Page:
But that is just the start of what these calls to continue international public finance for fossil fuels get wrong. A comprehensive counter argument to Osinbajo’s piece was published this month in Foreign Affairs, by one of Africa’s most influential voices, Nnimmo Bassey, the Director of the Health of Mother Earth Foundation, an ecological think tank in Nigeria, and a member of the Steering Committee of Oilwatch International and Anabela Lemos, Director and founding member of Justiça Ambiental, an environmental advocacy group in Mozambique.
Bassey is one of the continent’s most vocal critics of the oil industry. As he has pointed out in the past: “The colour of oil in much of the world runs red.”
Bassey and Lemos state that “far from generating prosperity and stability in sub-Saharan Africa, investments in fossil fuels cause real harm,” noting “Decades of fossil fuel development have failed to deliver energy to much of the continent and have built economic models dependent on extraction that have deepened inequality, caused environmental damage, stoked corruption, and encouraged political repression.”
Their response was picked up on Twitter:
Continued financing of gas expansion in Africa displaces renewables, delays Africa’s energy transition, and makes it harder for countries to decarbonize and escape a harmful extractive economic model https://t.co/62WmoTQFKx by @NnimmoB and Anabela Lemos of @JA4change
— Oilwatch International (@OilwatchI) February 17, 2022
— Peter Bosshard (@PeterBosshard) February 17, 2022
Bassey and Lemos repeated the line of the world’s leading scientists and the International Energy Agency that “Pouring more money into fossil fuels will not only perpetuate this dynamic but also delay the necessary shift to renewables.”
They repeated a finding from the Sky’s Limit Africa report both of their organizations published last year with Oil Change International — that a whopping 70% of planned fossil fuel projects in Africa are at a higher risk becoming “stranded” because they involve relatively costly methods of production and lots of supporting infrastructure.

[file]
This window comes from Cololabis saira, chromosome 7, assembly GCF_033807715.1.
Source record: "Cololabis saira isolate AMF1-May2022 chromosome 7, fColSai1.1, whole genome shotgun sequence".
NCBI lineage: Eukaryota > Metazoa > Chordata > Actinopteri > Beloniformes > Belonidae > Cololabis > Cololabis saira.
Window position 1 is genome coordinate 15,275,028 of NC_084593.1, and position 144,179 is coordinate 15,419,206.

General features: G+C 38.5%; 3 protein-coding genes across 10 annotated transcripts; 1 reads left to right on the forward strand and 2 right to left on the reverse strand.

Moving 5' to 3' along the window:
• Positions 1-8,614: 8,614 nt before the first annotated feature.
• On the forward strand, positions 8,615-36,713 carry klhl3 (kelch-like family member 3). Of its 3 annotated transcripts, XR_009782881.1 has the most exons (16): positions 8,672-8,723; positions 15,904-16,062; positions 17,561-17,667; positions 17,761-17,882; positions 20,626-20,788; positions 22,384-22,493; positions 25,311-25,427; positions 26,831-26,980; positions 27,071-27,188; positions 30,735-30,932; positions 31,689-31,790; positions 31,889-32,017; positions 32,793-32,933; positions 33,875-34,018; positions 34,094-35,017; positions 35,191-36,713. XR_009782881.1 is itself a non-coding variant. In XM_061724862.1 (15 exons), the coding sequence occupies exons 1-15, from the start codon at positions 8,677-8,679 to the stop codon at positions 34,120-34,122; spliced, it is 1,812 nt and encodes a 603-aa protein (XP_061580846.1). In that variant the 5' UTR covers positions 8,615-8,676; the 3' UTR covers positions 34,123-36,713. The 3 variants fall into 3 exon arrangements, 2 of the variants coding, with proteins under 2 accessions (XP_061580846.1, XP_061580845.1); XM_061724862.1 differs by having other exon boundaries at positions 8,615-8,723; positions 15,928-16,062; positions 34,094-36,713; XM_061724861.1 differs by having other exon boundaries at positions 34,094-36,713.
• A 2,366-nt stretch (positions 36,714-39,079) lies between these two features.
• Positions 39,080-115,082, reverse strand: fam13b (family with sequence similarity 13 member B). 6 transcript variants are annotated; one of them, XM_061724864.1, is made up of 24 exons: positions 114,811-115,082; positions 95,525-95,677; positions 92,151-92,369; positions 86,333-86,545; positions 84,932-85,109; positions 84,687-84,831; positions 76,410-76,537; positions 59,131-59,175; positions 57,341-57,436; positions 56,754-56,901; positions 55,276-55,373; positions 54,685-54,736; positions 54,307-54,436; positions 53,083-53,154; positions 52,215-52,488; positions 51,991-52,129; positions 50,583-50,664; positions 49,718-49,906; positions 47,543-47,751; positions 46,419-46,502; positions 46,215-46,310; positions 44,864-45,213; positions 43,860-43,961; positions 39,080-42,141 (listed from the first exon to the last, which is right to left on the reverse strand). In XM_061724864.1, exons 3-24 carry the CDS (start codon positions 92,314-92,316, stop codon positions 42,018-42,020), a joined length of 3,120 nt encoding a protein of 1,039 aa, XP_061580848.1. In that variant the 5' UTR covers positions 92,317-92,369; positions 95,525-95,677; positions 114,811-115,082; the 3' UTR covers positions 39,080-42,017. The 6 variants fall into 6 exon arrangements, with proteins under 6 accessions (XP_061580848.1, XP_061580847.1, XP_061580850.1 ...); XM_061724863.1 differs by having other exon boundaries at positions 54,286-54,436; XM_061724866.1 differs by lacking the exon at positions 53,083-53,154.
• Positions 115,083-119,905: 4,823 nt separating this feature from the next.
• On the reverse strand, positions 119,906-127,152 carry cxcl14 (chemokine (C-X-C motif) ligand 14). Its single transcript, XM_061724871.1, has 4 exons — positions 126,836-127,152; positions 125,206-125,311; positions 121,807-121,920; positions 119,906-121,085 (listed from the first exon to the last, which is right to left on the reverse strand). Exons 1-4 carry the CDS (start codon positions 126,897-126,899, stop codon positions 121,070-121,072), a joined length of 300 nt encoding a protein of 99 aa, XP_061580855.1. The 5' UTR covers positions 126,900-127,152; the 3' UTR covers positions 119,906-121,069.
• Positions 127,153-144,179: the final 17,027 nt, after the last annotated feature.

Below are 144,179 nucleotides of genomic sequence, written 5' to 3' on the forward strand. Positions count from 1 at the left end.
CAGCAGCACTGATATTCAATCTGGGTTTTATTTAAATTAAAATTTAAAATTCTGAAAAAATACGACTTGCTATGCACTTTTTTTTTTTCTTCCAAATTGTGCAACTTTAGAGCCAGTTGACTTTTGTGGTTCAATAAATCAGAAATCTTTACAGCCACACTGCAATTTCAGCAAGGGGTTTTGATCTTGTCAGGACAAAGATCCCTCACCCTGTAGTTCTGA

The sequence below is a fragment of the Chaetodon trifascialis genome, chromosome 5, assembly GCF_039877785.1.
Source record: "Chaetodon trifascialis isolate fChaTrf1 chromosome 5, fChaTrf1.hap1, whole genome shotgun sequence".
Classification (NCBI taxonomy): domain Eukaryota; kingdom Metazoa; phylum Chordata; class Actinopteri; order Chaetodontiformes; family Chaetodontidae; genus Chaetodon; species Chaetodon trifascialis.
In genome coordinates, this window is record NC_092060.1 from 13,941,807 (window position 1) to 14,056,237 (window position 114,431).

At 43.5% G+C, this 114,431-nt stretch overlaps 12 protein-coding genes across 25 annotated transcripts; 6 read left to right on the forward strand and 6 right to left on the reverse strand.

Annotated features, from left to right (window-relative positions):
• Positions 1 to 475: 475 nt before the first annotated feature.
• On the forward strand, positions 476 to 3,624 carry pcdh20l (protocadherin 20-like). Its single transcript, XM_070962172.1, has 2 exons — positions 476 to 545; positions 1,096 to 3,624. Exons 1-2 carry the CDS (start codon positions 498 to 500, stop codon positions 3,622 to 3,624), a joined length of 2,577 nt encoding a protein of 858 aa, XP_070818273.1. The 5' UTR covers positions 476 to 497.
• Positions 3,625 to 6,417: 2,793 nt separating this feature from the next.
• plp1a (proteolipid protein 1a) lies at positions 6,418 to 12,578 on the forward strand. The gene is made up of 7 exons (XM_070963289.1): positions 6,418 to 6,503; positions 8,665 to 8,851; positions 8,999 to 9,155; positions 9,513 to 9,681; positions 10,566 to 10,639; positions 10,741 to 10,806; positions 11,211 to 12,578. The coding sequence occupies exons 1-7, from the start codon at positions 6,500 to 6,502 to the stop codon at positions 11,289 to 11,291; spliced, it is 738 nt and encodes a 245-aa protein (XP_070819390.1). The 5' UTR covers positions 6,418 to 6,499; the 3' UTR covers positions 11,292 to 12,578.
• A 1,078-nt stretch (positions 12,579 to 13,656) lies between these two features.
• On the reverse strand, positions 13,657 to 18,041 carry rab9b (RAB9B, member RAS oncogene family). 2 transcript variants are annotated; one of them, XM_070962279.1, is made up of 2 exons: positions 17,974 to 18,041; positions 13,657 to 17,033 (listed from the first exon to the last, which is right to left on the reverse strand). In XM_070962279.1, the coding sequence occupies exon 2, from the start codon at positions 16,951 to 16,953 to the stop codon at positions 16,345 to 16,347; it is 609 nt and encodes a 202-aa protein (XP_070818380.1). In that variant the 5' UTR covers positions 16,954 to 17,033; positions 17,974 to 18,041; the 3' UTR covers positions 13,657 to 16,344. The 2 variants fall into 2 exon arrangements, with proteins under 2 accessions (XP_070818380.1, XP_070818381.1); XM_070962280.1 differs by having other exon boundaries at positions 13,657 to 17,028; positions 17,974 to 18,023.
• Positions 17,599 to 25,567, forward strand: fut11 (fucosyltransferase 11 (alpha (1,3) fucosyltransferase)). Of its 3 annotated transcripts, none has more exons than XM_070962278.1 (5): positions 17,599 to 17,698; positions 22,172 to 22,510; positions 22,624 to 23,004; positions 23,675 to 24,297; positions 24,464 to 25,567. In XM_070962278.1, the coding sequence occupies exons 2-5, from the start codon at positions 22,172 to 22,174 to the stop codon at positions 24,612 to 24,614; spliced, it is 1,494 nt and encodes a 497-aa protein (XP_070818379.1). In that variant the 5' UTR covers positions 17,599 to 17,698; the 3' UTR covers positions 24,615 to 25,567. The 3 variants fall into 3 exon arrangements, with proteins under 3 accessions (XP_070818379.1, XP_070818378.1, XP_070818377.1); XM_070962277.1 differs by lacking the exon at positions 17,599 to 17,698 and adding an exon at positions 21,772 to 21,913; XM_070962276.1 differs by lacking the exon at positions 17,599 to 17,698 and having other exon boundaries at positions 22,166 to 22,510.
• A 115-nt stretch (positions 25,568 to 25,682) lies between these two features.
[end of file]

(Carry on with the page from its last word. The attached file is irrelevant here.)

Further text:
Even in ‘regular’ times, fossil fuels have not brought riches, they highlighted. In 2018, Nigeria overtook India as the country with the greatest number of people living in extreme poverty. In Mozambique, which is where Lemos runs Justiça Ambiental, it is currently the site of Africa’s single largest foreign direct investment project. This vast $20 billion fossil fuel mega-beast includes an offshore natural gas field and an associated onshore liquefied natural gas facility.
But as with almost all of the fossil fuel projects backed by international public finance, it will not benefit the locals. The gas is intended for export, not to help expand energy access to the 70 percent of the country living without electricity.
Rightly Bassey and Lemos noted that “The greatest share of the burden of addressing climate change lies with the major polluters—the wealthy countries of Europe, North America, and East Asia—that are disproportionately responsible for causing the crisis.”
But Africa does not have to carry on drilling, exploiting its people, and polluting its lands and fuelling corruption. There is another way. They pointed out that Africa has the richest solar resources of any continent in the world but has less than one percent of the world’s total installed solar power capacity. “Investing in renewable energy in Africa is not just the right thing to do—it is the sensible thing to do”, they wrote.
They ended with a plea: “Don’t replicate the mistakes made by so many others in the past century.” And next month, those mistakes will finally be ruled on in a Dutch court.